Distinguishing among nondirect forms of aggression

Peter Warren, Deborah South Richardson, Samuel Mcquillin

Research output: Contribution to journalArticlepeer-review

23 Scopus citations


This study explored the relationships and differences among two measures of indirect aggression [Bjorkqvist et al., 1994; Richardson and Green, 1997] and one of relational aggression [Crick and Grotpeter, 1995]. Over 300 students (mean age 22.8 years; 61.5% female) from two colleges in the Southeastern United States completed measures of indirect and relational aggression and related constructs (e.g., empathy, anger expression, direct aggression). Although there were subtle differences among the three measures with regard to their relationships with associated variables, overall the patterns of relationships were similar as well as distinct from the pattern for direct aggression. Factor analysis of scores for measures of aggression revealed that the indirect and relational measures composed a single factor of nondirect aggression, separate from direct aggression. Further factor analysis of all unique items from the nondirect scales found the overall construct of nondirect aggression to comprise six distinct factors. Implications for applications and further research are discussed.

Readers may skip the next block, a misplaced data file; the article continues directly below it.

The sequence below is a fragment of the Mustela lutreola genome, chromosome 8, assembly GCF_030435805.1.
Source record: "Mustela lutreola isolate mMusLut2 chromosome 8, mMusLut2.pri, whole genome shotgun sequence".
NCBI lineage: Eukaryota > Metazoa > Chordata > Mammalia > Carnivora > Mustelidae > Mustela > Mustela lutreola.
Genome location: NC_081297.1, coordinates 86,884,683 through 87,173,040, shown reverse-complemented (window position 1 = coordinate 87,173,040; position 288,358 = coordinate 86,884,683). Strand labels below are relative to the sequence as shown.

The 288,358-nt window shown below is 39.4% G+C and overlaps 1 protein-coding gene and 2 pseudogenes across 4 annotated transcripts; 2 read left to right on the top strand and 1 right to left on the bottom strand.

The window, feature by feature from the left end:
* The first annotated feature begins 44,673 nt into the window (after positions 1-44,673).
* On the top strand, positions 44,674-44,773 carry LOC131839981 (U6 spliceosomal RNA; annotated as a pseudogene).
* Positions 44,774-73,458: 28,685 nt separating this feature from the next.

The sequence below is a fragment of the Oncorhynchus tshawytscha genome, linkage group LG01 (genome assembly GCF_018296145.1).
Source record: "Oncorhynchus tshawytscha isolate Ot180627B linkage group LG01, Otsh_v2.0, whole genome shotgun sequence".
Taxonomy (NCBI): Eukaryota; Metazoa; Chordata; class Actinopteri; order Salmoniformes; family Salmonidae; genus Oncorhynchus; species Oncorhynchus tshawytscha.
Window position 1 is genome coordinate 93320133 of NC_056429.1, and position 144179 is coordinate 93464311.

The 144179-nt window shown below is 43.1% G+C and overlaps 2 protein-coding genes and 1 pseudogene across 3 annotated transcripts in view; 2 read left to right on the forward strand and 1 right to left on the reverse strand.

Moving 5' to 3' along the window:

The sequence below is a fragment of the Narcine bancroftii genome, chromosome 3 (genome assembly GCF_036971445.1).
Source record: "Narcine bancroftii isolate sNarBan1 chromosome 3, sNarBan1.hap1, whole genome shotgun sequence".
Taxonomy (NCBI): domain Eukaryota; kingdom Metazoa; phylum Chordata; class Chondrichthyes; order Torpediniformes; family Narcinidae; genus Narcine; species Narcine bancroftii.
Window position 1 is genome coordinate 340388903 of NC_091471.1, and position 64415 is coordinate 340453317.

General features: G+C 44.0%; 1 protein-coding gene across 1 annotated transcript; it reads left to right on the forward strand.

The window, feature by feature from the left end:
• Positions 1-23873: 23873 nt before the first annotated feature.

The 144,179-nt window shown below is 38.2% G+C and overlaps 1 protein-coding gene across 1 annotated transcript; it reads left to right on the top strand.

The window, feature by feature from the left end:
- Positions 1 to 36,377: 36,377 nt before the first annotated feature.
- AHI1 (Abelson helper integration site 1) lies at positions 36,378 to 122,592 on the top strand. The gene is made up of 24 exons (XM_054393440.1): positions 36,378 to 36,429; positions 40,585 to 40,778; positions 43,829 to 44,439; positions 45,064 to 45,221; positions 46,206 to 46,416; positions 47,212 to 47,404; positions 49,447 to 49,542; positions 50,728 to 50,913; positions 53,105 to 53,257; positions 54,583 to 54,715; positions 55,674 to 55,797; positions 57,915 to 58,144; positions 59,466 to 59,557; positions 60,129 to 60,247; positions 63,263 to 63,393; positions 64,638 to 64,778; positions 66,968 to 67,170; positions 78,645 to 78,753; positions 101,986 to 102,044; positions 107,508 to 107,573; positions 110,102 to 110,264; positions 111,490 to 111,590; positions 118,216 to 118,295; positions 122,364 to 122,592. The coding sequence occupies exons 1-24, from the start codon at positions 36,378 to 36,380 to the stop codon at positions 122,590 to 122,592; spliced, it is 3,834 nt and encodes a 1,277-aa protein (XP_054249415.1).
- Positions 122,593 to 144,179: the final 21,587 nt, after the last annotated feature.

Original languageEnglish (US)
Pages (from-to)291-301
Number of pages11
JournalAggressive Behavior
Issue number4
StatePublished - Jul 1 2011


  • Aggression
  • Aggressive behavior
  • Correlates
  • Indirect aggression
  • Nondirect aggression
  • Relational

ASJC Scopus subject areas

  • Developmental and Educational Psychology
  • Arts and Humanities (miscellaneous)
  • Psychology(all)


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